Cody Tallent has been training dogs to sniff out bombs and drugs, track missing people and attack suspects and enemy combatants for a decade.
"To me, it's the art of using my body and my mind to train dogs to build confidence," said Tallent, who started working with dogs when he was in the Marine Corps.
Today he works with Off The Leash K9 Training, a dog training business with 115 locations that focuses on everything from obedience to personal protection to service to therapy.
Nick White started the company in 2010, and considers Tallent and his partner Will Witting to be some of the best military and police dog trainers in the business.
"Their specialty is making dogs amazing police, military and bite dogs," White said. "Today we have who I consider to be two of the best decoys out there."
White believes that simulating as many potentially dangerous situations as possible for the dogs is what will train them to do the best job in the field.
"A lot of it's just exposing them and desensitizing them to as many situations and scenarios as possible, so that way when they're out on a street with a handler, there's not too much that they can be exposed to that they haven't already done hundreds of times in training," he said.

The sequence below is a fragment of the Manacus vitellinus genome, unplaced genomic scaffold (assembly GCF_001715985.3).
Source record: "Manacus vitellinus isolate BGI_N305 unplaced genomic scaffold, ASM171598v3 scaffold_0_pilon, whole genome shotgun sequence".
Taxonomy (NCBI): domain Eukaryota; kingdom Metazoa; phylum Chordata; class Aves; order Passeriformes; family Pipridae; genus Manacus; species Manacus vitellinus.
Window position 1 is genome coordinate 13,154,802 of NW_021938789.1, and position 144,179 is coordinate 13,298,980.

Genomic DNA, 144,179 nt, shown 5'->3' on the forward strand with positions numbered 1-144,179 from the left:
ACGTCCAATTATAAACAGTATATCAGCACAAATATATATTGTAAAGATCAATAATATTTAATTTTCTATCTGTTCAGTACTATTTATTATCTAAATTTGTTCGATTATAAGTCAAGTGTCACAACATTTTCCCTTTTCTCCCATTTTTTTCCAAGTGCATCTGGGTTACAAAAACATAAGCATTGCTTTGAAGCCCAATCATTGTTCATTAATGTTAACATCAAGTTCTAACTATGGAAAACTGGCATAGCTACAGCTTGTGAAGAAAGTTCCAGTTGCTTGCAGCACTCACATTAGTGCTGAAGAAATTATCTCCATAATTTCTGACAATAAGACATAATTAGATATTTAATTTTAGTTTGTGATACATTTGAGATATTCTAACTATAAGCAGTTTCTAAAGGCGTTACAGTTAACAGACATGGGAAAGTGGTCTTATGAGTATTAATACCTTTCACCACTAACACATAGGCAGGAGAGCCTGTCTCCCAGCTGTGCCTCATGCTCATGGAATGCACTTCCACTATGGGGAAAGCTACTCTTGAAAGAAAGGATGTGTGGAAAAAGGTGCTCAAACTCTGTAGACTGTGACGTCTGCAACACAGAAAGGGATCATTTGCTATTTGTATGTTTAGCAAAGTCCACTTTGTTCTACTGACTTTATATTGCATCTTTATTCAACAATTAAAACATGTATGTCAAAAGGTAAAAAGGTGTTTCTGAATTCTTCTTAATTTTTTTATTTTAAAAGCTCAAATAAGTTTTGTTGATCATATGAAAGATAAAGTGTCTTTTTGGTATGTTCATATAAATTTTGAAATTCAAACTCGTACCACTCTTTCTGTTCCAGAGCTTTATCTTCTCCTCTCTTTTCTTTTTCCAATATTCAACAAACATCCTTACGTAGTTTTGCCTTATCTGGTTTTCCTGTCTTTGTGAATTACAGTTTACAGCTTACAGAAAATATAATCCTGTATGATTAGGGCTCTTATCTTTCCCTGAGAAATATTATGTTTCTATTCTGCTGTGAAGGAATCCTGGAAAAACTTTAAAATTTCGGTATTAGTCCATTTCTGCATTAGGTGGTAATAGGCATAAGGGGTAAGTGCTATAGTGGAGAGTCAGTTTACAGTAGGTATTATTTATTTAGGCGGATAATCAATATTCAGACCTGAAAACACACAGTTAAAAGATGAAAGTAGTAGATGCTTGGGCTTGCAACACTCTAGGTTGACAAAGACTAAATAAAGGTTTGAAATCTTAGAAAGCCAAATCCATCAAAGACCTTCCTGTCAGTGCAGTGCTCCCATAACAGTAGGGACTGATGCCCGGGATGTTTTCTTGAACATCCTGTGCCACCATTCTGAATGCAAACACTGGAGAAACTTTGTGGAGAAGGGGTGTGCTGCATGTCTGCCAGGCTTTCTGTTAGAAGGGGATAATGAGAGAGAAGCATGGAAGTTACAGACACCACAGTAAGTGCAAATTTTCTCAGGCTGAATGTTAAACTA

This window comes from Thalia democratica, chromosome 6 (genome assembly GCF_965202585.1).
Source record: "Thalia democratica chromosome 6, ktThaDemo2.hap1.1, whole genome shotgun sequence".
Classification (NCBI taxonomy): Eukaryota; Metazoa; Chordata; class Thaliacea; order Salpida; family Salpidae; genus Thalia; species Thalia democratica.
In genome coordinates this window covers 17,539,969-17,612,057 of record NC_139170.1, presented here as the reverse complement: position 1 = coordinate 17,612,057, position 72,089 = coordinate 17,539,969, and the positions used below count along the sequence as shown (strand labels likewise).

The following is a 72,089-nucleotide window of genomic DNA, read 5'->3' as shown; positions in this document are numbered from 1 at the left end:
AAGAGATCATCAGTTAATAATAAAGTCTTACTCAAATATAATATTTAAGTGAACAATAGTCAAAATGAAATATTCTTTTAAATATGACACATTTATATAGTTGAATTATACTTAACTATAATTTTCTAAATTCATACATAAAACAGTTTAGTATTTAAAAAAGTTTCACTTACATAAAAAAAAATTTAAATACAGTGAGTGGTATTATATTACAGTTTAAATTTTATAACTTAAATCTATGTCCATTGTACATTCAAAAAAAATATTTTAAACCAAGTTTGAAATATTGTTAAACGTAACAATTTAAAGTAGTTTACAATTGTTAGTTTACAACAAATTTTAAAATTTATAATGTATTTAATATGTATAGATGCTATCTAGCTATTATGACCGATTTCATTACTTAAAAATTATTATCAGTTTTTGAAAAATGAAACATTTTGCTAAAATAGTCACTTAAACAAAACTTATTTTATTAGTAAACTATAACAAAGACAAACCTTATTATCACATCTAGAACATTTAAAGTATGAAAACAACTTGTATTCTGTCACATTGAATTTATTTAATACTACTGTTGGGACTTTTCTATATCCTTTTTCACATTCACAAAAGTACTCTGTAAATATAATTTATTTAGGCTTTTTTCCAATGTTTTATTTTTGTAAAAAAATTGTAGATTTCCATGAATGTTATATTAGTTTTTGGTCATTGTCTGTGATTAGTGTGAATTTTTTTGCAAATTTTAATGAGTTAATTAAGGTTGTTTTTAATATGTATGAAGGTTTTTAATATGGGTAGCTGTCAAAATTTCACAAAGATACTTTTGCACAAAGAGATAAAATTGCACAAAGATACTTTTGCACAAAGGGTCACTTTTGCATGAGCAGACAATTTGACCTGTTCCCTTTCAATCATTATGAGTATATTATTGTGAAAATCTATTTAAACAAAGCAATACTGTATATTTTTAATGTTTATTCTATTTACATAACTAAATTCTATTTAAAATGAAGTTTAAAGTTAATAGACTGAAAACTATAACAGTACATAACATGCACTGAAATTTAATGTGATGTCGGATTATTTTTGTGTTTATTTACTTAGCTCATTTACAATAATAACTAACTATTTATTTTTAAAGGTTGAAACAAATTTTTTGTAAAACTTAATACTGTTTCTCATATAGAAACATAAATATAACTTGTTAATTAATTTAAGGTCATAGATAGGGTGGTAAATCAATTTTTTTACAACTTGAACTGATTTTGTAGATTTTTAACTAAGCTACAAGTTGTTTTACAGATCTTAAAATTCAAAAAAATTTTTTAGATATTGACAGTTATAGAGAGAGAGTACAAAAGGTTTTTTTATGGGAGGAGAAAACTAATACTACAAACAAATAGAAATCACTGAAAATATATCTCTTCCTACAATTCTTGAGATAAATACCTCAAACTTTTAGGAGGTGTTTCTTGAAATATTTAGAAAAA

When the dogs are not properly trained, the consequences can be brutal, like when a San Diego police dog would not let go of a suspect's arm (who was already in handcuffs).
"There can definitely be problems with the dogs out in the field," White said. "The dog just isn't letting go. All that is is a breakdown in training somewhere, whether it's training on the handler's part or training on the dog's part."
Tallent said he is trying to train his dogs to be violent, but controlled.
"How do you teach an animal, a dog, a canine, to strike this, to strike flesh, to strike bone, to strike this spongy material? Well, it's got to go through training. It's got to hit these paper targets and get that mechanic and get that grip," Tallent said.
Off The Leash typically works with three breeds of dogs to be attack dogs:
When Daby Byrne goes to work, he pretends to have diarrhea.
Byrne is a standardized patient, hired to fake an ailment for a standardized test that prospective doctors take. It is like a real-life version of the SATs for medical students.